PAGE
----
Spain, too, initiated religious disputations, but without the excessive fanaticism that accompanied such public debates in the less enlightened countries of Western and Central Europe. In June, 1253, Pablo Christiani, a converted Jewish scholar, prevailed upon the king of Aragon to order Nachmanides (Moses ben Nachman), the famed Talmudist and philosopher, to dispute with him
Spain, too, initiated religious disputations, but without the excessive fanaticism that accompanied such public debates in the less enlightened countries of Western and Central Europe. In June, 1253, Pablo Christiani, a converted Jewish scholar, prevailed upon the king of Aragon to order Nachmanides (Moses ben Nachman), the famed Talmudist and philosopher, to dispute with him before the royal court and clergy in Barcelona (the Disputation of Barcelona). From the report left behind by Nachmanides, it is plain that he was granted full freedom of speech. So courteous and dignified was his bearing and so sincere his defense, that in presenting him with a gift at the conclusion of the disputation, the king declared that never before had he heard “an unjust cause so nobly defended.” Nevertheless, the Dominicans succeeded in having Nachmanides banished from Spain for blasphemy; he fled for asylum to Jerusalem, where he died.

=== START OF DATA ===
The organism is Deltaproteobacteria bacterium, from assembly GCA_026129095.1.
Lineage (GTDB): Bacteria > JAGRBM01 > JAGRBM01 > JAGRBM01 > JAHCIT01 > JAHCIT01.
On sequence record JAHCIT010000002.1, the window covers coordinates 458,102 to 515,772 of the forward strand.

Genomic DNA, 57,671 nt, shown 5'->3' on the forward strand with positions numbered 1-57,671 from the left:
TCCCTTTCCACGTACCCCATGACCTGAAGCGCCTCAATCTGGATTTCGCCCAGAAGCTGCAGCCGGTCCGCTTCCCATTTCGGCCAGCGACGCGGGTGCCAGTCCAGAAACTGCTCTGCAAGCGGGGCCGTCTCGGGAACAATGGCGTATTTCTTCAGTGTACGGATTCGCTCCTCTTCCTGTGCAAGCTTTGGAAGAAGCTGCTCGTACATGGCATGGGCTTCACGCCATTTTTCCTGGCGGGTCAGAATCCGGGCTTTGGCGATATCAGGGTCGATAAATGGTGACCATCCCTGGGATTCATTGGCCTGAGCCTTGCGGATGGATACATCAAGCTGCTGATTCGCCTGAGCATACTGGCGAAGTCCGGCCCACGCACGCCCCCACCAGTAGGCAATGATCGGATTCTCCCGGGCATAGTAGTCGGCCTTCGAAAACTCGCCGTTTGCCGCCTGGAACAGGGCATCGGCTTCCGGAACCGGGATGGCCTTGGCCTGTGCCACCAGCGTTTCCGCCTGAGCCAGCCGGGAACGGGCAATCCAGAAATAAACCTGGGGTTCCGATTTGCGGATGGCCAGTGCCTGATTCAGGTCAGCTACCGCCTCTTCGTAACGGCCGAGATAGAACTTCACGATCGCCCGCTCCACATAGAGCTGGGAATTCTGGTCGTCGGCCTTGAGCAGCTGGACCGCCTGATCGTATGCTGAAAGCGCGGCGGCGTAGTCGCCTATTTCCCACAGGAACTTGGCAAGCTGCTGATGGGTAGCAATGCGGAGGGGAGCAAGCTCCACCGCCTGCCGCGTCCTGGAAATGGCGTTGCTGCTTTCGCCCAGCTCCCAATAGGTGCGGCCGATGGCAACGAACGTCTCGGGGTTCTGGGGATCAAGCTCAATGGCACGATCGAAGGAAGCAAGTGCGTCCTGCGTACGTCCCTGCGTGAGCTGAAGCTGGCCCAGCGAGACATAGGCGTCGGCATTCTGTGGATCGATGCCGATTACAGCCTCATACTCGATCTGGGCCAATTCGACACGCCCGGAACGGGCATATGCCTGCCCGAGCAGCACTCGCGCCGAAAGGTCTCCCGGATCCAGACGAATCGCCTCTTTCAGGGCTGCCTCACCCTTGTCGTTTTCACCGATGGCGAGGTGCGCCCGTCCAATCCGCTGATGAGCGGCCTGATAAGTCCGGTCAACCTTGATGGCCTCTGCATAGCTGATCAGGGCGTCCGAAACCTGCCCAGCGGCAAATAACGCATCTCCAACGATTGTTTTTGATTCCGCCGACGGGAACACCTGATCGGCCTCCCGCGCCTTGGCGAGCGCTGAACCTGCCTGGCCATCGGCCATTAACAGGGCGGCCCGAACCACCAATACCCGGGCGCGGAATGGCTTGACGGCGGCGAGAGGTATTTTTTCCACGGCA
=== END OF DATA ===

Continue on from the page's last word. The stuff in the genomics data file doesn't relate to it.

But with the passage of time, the relatively gentle intellectual climate in Spain changed. The blood-lusting Dominican preacher of Valencia, Vincent Ferrer (who was later sainted), prevailed upon the king of Aragon at the turn of the fifteenth century to “invite” the most learned among the rabbis in the kingdom to a public disputation in Tortosa (1413); (the Disputation of Tortosa). the principal subject was to be whether the Messiah had already arrived. Presiding over the debate was (anti-) Pope Benedict XIII of Avignon, and present were also many cardinals, bishops, and a vast audience. Taking part in the disputation was the pope’s personal physician-a former rabbi and a convert to Christianity. Among the twenty-two Jewish defenders was the noted Talmudist and philosopher Joseph Albo. This was probably the most remarkable disputation of its kind ever held. It had sixty-nine sessions and lasted twenty-one months.